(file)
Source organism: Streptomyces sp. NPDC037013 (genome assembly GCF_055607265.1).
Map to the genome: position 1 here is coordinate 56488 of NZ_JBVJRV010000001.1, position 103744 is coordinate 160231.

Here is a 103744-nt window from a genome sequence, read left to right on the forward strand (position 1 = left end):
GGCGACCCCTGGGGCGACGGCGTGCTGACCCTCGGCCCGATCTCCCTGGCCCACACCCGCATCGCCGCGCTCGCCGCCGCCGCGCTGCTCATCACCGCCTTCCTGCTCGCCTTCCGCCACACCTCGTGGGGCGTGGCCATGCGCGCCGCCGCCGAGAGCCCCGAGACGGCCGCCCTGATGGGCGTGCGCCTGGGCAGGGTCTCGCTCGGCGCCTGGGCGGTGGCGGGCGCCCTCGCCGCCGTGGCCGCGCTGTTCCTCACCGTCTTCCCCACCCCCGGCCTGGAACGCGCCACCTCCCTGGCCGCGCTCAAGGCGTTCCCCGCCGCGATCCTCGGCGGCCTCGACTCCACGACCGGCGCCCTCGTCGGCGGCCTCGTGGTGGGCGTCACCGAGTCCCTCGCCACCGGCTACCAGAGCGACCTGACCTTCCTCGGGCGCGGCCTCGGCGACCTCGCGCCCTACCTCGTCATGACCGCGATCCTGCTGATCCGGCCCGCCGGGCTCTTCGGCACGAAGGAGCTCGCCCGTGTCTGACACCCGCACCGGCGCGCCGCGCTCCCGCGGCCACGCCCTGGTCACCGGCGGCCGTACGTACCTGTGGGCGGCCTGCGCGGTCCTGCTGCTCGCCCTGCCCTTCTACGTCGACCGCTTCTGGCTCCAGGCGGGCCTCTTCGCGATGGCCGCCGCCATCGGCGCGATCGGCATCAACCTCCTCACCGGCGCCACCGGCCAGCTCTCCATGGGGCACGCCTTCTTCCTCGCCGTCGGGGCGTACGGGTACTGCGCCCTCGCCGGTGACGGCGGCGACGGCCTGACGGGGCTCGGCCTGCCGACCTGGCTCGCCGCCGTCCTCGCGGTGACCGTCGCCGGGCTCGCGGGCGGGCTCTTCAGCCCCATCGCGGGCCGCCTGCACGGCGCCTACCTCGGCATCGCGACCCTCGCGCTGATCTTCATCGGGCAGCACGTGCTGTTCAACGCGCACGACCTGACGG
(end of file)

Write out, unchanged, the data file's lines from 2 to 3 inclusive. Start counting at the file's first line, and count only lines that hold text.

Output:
Map to the genome: position 1 here is coordinate 56488 of NZ_JBVJRV010000001.1, position 103744 is coordinate 160231.

Here is a 103744-nt window from a genome sequence, read left to right on the forward strand (position 1 = left end):